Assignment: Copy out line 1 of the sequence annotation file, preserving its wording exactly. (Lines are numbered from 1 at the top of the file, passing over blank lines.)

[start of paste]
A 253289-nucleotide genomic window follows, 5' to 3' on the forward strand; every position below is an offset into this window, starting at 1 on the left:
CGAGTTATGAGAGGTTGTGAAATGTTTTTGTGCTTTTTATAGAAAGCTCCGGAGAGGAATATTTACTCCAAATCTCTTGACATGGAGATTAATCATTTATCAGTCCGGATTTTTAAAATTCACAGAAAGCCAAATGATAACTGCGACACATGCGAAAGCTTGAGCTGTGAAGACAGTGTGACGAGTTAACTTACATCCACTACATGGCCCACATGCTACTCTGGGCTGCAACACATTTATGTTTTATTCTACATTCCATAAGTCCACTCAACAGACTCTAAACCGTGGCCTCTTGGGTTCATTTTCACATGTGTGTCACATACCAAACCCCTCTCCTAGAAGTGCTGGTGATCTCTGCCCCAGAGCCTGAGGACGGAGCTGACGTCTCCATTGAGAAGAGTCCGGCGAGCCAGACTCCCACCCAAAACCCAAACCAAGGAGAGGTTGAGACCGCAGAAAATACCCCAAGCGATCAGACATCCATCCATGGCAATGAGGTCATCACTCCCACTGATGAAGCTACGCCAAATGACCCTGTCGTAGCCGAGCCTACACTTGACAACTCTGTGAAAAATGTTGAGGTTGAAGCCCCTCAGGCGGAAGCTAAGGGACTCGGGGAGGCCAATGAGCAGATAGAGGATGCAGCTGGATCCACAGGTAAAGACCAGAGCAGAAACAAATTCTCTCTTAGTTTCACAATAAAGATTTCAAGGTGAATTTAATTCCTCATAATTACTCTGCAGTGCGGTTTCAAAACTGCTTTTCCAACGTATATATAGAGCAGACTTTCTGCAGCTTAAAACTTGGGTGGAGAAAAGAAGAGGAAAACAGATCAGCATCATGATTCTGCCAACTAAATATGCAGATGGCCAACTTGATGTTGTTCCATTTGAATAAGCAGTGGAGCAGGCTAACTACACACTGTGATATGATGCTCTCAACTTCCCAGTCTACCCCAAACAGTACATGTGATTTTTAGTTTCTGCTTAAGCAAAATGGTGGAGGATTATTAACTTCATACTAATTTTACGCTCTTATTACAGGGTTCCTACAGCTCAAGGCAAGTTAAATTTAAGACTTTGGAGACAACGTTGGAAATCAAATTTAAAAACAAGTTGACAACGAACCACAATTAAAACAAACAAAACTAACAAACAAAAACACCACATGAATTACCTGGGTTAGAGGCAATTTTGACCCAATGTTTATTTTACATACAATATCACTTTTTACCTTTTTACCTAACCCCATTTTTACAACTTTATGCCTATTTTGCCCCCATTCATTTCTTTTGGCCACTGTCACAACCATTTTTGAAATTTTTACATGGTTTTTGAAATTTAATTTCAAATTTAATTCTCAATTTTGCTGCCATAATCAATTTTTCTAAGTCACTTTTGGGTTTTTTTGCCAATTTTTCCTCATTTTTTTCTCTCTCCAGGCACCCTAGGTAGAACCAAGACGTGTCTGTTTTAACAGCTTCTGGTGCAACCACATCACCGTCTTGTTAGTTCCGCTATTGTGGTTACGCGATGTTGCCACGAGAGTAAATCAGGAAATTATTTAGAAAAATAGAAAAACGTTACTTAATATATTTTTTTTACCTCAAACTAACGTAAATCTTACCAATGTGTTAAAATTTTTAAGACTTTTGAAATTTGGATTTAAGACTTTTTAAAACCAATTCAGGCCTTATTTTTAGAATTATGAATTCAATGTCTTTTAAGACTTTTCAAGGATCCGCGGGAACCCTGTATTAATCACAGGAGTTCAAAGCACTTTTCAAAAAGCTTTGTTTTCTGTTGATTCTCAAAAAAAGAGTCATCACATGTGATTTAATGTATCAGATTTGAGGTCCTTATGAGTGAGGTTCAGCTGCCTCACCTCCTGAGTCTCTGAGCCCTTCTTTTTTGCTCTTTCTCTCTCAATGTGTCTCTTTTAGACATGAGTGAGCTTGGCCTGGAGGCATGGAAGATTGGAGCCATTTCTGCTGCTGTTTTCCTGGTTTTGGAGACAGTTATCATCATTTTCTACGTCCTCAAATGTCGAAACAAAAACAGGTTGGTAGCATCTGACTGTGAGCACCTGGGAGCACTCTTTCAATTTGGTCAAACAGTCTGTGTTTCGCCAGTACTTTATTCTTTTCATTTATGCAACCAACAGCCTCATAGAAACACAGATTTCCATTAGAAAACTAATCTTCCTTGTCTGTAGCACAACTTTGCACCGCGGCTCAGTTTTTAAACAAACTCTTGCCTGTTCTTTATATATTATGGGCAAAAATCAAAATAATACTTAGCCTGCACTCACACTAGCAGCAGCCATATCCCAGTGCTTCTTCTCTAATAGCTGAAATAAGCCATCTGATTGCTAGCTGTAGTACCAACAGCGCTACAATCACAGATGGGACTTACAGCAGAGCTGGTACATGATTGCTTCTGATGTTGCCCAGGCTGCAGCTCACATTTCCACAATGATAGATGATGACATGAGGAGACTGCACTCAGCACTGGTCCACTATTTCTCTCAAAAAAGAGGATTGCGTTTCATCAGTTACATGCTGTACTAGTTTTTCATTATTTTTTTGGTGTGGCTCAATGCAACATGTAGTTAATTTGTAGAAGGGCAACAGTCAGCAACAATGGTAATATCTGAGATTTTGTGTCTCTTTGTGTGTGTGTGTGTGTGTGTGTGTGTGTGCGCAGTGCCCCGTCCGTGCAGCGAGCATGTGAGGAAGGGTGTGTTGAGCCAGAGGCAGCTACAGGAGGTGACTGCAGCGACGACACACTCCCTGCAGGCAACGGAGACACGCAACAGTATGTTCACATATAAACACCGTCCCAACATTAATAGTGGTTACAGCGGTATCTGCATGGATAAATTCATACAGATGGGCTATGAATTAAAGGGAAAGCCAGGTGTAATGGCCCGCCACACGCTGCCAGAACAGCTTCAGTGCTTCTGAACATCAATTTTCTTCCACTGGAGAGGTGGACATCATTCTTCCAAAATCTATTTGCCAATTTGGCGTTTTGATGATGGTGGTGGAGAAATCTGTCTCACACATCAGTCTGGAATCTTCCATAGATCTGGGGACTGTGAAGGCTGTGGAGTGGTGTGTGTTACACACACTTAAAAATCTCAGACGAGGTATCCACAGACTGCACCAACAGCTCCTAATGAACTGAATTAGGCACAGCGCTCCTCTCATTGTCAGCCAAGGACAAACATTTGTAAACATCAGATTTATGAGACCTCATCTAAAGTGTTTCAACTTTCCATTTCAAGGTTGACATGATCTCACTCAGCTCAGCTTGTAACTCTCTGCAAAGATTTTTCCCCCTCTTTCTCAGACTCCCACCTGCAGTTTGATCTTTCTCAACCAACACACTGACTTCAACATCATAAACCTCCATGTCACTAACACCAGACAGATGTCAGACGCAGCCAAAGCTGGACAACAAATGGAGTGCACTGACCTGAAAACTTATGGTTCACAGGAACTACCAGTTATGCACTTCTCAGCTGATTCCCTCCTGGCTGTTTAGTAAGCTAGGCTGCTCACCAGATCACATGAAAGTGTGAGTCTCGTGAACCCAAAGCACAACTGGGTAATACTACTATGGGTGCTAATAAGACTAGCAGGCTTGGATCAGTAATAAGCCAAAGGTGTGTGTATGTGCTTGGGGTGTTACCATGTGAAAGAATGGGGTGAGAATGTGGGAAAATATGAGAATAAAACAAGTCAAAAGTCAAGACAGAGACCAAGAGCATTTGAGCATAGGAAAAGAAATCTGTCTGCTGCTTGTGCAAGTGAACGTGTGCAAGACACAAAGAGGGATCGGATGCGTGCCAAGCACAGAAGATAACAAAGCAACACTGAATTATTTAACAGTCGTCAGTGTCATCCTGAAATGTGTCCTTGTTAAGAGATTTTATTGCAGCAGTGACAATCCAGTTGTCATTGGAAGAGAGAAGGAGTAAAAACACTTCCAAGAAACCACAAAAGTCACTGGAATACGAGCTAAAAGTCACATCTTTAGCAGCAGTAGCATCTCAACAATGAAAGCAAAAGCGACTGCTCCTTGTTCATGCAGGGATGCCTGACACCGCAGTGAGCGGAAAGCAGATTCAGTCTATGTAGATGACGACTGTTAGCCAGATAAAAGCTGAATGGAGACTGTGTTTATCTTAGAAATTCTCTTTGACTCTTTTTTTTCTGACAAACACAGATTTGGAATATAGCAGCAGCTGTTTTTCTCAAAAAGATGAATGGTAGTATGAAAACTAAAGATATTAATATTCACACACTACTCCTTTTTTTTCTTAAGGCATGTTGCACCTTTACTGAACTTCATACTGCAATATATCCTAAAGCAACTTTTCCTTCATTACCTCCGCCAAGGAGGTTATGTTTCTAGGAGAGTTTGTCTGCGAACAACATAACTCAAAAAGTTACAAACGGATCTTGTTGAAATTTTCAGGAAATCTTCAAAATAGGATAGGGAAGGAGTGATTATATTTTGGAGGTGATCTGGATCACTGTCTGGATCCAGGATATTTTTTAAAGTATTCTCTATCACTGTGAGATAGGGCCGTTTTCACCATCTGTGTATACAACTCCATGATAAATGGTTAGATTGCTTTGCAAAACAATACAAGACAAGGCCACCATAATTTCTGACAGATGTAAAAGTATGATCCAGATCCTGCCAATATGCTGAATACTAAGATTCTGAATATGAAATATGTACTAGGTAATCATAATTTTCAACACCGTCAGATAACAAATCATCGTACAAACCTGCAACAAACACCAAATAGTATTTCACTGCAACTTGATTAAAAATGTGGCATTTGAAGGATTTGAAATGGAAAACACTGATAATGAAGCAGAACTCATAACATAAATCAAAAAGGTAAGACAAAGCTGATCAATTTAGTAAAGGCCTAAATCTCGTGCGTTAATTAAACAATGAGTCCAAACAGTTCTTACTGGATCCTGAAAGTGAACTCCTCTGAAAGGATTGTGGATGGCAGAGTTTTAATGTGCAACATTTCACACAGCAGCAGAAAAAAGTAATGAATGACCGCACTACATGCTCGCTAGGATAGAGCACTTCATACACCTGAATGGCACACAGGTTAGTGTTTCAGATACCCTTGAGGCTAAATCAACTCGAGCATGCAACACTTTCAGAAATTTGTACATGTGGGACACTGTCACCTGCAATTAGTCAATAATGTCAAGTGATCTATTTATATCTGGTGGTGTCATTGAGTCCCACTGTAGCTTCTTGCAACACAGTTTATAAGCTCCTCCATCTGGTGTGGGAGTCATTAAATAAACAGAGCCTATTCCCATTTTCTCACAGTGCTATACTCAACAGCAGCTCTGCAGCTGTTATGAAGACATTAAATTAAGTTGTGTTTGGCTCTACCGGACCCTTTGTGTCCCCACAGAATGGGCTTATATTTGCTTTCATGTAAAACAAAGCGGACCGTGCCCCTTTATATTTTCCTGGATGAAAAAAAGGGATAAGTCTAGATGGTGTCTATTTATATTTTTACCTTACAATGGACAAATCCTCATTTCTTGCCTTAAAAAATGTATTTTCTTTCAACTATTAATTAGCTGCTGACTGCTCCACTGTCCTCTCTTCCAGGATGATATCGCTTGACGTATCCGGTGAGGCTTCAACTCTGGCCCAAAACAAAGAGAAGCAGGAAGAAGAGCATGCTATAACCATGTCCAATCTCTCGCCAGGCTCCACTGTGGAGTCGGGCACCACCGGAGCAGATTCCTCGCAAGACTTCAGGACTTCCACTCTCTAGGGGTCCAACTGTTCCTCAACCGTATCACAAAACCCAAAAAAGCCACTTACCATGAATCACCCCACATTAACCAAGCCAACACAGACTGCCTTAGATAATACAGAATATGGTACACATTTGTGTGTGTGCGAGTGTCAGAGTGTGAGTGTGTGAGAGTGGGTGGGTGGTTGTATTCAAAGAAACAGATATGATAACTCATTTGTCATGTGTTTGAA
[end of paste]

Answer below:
A 253289-nucleotide genomic window follows, 5' to 3' on the forward strand; every position below is an offset into this window, starting at 1 on the left: